Calls to limit sugar in Aust soft drinks

The head of the Royal Australian College of General Practitioners concedes there's no point to keep arguing for a sugar tax under the current government.

Australian doctors want soft drink manufacturers to voluntarily limit the amount of sugar they put in drinks.

The head of the professional body representing GPs says it's time to acknowledge the existing federal government will never introduce a sugar tax so other practical ways of tackling obesity should be considered.

With a "damning" seven out of 10 Australian adults estimated to be either overweight or obese by 2025, Dr Bastian Seidel says its time for common sense solutions to the obesity epidemic.

"The issue of obesity and Australians being overweight doesn't go away so we keep talking and talking about it and we actually don't take any action," said Dr Seidel, the head of the Royal Australian College of General Practitioners (RACGP).

Having reached a "roadblock" on a sugar tax, Dr Seidel conceded for many medical professionals it probably "doesn't make any sense" to keep arguing for it.

"It doesn't seem like a sugar tax is not going to happen with he current government being in place," Dr Seidel said.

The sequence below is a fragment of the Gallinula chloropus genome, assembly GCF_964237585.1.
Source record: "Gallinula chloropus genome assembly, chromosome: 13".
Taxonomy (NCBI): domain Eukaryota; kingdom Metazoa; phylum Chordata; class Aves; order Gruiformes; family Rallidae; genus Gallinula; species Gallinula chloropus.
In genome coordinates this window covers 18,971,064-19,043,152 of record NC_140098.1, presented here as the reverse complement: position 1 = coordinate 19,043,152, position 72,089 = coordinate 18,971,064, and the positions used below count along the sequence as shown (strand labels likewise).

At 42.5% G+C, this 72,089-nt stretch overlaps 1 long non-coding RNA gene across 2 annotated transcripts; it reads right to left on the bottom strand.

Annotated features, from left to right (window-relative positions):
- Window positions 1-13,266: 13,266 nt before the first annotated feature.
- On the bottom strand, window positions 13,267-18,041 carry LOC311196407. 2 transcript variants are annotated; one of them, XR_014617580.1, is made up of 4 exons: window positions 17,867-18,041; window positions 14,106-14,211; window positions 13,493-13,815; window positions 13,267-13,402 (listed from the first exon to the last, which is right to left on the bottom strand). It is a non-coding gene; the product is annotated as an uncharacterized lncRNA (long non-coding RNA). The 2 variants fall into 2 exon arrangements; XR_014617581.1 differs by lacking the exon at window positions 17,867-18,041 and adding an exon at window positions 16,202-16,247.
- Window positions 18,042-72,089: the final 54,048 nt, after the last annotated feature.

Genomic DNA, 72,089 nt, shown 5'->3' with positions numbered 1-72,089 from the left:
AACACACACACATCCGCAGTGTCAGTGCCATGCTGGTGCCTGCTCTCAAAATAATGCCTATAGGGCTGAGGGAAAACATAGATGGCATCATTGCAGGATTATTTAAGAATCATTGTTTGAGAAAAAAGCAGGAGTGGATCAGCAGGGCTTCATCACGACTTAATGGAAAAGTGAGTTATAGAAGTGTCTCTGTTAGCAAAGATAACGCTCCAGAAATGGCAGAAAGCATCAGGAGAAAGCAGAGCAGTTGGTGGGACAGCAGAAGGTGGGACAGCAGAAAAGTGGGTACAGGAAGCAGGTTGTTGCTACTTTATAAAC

"We need to have a look at what other countries are doing to achieve the same result," he said.

The head of the RACGP has urged Australia's policy makers to look to Singapore's recent soft drinks deal as an example.

In August, seven drinks manufacturers, including Coca Cola, Pepsi Co and Nestle, agreed with the Singaporean government to a 12 per cent cap on sugar by 2020.The deal was struck as a way of curbing the incidence of diabetes.

"If you can do this in Singapore why can't you do this in Australia. It's in the industry interest, it's in the politicians interest and it certainly would be in the interests of medical organisation such as the RACGP," Dr Seidel told AAP.

"We should be open minded, we should be seeking dialogue with the big soda companies and make it work. It would be a common sense approach in the right direction and everybody wins" he said.

Australian GPs identify obesity as one of the detrimental health issues of the future.

The RACGP's General Practice: Health of the Nation 2017 report found GPs identified obesity and complications from obesity as one of the most significant health problems Australia faces today and will continue to face in coming years as the incidence of obesity continues to rise.

At present two in three Australian adults and one in four school aged children are overweight or obese.

Based on the current trends, by 2025 70 per cent of Australians will be impacted by obesity, placing significant implications on society.

Dr Seidel says all Australians should speak to their GP about weight management.

"Early intervention by a GP plays a key role in an attempt to change the weight gain trajectory that patients with obesity often find themselves on," Dr Seidel said.

The RACGP inaugural Walk Against Obesity will be held in Melbourne on Sunday to raise awareness of the issues associated with obesity ahead of World Obesity Day on Wednesday.

Source AAP

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